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The Best Plants for Straw Bale Gardening

Straw bale gardening is a great way to overcome soil issues, and these are 10 of the best plants for straw bale gardening.

To talk about the best plants for straw bale gardening, it’s probably important to clarify what straw bale gardening is exactly. The short version is that you can grow vegetables in straw bales just as you would in a raised bed or large container. It’s a popular option in areas where the soil is contaminated or simply not conducive to growing plants. It’s also popular in vertical gardening.

It’s also generally less expensive than a raised bed since that requires supplies and probably soil. Straw bale gardening is also incredibly eco-friendly since your growing medium will turn into compost. 

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Discovering the best plants for straw bale gardening

Because straw bales make good insulation and heat up as they slowly decompose, heat-loving plants are some of the best plants for straw bale gardening. 

1. Bush beans. Beans don’t like waterlogged soil, and they do enjoy warmth, making them ideal for growing in straw bales. 

2. Summer squash. You can plant 2 to 4 summer squash plants in each straw bale, meaning you could grow enough squash to fuel a small army.

3. Eggplants. Eggplants love warm temperatures, making them one of the best plants for straw bale gardening. 

4. Peppers. Like eggplants, peppers love warm conditions. Plus, there are so many varieties, from slightly sweet to unbearable heat. 

5. Strawberries. Yes, it’s best to avoid perennials in straw bale gardening. However, since strawberries can take over your yard, planting them in a straw bale is an easy way to isolate them and keep them in check.

6. Tomatoes. I think we all know how much tomatoes love that warm, sunny weather. Just be sure to keep them watered regularly.

7. Lettuce. Because lettuce is awesome, and you can plant new lettuce every couple of weeks or so.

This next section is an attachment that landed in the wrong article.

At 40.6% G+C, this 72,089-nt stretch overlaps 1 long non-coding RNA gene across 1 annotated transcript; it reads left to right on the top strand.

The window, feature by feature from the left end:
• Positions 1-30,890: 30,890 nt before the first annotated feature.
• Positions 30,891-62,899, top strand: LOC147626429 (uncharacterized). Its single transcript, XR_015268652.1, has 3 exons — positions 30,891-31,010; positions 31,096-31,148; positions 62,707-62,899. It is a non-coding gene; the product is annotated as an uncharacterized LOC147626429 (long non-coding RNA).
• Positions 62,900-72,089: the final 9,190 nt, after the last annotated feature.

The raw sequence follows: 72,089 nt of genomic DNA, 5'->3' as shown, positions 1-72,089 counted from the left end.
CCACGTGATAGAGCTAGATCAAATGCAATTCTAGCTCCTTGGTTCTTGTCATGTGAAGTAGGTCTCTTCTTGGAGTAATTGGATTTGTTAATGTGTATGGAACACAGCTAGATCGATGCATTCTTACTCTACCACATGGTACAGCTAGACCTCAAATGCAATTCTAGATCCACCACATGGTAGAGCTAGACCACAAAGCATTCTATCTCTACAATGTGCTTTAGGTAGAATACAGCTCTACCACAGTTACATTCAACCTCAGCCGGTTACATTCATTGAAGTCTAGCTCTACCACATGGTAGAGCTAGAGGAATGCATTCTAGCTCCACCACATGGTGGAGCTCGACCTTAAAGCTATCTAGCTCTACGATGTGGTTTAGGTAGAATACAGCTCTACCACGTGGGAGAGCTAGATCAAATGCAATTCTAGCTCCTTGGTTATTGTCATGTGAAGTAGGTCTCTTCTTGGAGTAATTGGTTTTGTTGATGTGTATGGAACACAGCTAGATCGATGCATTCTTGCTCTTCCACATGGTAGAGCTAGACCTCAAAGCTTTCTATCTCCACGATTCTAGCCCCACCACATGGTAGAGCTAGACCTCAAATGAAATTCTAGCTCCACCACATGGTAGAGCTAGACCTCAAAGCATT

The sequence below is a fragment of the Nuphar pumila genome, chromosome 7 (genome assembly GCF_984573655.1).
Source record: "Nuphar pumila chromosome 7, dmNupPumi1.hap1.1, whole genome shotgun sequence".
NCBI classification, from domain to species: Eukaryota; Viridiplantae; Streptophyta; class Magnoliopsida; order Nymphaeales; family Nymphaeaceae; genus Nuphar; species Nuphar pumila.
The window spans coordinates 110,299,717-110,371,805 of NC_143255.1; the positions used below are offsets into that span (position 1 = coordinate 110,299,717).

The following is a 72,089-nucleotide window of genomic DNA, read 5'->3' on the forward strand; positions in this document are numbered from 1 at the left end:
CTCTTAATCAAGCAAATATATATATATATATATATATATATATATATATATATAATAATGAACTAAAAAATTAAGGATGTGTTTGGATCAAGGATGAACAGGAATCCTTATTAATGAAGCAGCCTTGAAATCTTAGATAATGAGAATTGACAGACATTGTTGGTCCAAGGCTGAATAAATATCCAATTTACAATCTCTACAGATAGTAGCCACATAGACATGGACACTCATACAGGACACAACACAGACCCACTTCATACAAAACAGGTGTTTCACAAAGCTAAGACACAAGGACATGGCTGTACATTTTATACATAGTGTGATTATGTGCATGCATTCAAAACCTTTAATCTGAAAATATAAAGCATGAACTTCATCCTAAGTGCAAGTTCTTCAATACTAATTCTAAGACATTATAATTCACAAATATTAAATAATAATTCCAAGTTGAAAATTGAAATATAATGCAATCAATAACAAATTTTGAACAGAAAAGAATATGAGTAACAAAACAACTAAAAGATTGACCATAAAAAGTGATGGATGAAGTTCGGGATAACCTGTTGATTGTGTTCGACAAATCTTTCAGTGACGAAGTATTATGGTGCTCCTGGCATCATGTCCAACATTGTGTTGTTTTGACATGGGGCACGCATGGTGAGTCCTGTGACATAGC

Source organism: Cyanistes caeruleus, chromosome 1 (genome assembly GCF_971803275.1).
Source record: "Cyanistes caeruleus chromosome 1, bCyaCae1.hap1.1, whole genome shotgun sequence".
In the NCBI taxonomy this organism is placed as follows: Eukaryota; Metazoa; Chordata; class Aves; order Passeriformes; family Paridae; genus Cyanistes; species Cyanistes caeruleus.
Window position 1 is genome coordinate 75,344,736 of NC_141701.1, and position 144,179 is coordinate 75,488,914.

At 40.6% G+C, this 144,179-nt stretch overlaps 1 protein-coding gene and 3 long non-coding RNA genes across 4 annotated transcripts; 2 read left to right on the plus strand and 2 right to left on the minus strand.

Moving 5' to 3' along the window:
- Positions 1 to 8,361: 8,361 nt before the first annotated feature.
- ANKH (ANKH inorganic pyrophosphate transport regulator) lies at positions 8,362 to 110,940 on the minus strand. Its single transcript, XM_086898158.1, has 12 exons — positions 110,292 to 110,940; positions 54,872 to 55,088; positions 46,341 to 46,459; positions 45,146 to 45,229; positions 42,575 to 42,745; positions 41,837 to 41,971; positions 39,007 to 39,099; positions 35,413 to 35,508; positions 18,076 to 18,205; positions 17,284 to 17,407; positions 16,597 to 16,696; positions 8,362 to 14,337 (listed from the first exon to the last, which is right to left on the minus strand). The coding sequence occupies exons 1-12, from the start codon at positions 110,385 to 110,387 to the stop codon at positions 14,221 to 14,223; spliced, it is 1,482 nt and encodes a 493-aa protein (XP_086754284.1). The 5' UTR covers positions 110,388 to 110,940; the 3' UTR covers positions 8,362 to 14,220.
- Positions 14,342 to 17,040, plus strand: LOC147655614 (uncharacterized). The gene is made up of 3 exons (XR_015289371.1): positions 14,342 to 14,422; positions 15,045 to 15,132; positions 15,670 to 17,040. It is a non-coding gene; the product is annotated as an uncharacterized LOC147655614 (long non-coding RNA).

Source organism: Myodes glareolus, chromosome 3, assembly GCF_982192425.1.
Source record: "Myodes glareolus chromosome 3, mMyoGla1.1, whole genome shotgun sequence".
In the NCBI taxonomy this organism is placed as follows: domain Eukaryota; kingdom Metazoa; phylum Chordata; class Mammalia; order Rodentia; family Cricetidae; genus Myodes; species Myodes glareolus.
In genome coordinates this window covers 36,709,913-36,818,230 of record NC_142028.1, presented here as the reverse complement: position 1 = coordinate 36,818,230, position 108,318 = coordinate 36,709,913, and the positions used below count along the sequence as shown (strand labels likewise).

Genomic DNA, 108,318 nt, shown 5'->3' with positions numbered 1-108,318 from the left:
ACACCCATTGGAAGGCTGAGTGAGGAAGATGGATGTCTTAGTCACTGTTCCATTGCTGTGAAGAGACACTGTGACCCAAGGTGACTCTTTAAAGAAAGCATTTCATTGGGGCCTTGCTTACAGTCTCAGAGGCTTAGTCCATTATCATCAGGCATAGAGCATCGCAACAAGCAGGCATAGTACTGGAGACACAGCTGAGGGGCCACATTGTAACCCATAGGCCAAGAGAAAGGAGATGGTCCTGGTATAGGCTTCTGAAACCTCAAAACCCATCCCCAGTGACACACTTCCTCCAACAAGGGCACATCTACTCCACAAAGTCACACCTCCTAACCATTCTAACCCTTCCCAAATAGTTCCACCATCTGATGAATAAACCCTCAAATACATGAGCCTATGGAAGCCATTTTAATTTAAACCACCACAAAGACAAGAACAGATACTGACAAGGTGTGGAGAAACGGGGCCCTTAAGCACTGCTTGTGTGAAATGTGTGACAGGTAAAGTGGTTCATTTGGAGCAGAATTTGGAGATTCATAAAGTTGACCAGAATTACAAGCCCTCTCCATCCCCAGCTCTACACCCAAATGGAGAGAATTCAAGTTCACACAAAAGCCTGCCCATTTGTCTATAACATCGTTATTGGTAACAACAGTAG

8. Spinach. Spinach is very easy to grow, and it’s really good for you. Plus, you can harvest spinach in just a few weeks.

9. Garlic. You can get a lot of garlic in a small amount of space, so this is a nice one for straw bales.

10. Basil. Any herb works, but I love basil, and it’s an ideal companion plant if you decide to grow tomatoes. 

Discover 7 top tips for growing, harvesting, and enjoying tomatoes from your home garden—when you access the FREE guide The Best Way to Grow Tomatoes, right now!

The pros and cons of straw bale gardening

Like anything, there are some pros and cons to this approach to gardening. Here’s what comes up most often for people. 

Pros

  • Inexpensive
  • Biodegradable
  • Good option if you have to plant on a patio or pavement
  • As the straw breaks down, it nourishes your vegetables
  • No problems with weeds
  • Easier to reach your plants since they are 18-24 inches off the ground
  • Plant roots stay warm

Cons

  • The straw completely breaks down into compost within two years
  • You need to condition the straw bales before planting
  • It dries out quickly, so you need to take care with watering
  • Root crops and perennials aren’t the best plants for straw bale gardening (although root crops do enjoy the partially decomposed second-year bales)
  • You will need to add fertilizer since the straw doesn’t supply any nutrients until it begins to break down

Discover 7 top tips for growing, harvesting, and enjoying tomatoes from your home garden—when you access the FREE guide The Best Way to Grow Tomatoes, right now!

5 Quick tips for straw bale gardening

1. Position your straw bales “pointy” side up. You’ll know what I mean once you get your bales. Placing the cut or “pointy” side up allows water and nutrients to get into the bale more easily.

2. Condition your straw bales. Before you plant anything, soak your bales with your garden hose once a day for three days. For the next 4 to 5 days, water and use a fertilizer high in nitrogen. Then for the next 6 to 8 days, water the bale. This should get it ready to support your plants.

3. Be careful to get straw and not hay. They can look very similar, but hay often contains weeds. 

4. Take advantage of the space! You can plant smaller herbs and flowers into the sides of the bales. 

5. Follow the seed packet instructions. Be sure to space your vegetables just as you would if you were planting in soil. 

Discover 7 top tips for growing, harvesting, and enjoying tomatoes from your home garden—when you access the FREE guide The Best Way to Grow Tomatoes, right now!

All in all, there’s not much that you can’t grow in a straw bale, and the “rules” are pretty much the same as they are with any other style of gardening. So if you have extra space in your driveway, your soil isn’t great, or you just want to try something new, call your local farm or garden supply store and give straw bale gardening a try!

Have you tried straw bale gardening? I’d love to read about your experience in the comments. 

Comments
  • Linda S.

    I’ve grown tomatoes, winter squash and zucchini in mine. After they decompose I used it between my rows to keep weeds down and mulch. Just be sure you get it from a feed store.

    Reply

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